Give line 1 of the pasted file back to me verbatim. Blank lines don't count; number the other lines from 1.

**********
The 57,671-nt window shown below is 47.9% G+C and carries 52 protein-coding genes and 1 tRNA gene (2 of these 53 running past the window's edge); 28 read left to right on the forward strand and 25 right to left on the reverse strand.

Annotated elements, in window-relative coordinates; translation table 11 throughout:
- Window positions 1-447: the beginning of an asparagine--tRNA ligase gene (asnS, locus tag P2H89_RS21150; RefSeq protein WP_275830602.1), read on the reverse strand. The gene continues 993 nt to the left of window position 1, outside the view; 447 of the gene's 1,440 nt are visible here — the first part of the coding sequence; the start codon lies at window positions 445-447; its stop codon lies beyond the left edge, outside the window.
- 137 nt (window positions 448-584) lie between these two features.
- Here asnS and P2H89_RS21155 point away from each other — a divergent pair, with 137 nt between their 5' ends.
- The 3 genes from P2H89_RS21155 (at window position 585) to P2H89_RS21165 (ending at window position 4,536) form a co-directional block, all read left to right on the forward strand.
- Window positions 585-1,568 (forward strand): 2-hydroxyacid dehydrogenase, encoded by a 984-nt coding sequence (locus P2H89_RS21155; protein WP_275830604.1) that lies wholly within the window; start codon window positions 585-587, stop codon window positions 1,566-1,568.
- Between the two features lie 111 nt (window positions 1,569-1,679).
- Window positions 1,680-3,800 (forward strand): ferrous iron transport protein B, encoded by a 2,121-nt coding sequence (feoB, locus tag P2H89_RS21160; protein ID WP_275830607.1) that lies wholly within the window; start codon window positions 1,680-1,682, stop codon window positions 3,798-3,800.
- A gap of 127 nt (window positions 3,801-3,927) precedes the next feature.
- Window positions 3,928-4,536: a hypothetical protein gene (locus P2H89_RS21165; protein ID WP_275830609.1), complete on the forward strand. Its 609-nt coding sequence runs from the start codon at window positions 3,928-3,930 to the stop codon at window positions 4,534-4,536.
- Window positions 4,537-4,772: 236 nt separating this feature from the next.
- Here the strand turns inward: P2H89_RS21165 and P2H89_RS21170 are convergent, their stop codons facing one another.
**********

The 57,671-nt window shown below is 47.9% G+C and carries 52 protein-coding genes and 1 tRNA gene (2 of these 53 running past the window's edge); 28 read left to right on the forward strand and 25 right to left on the reverse strand.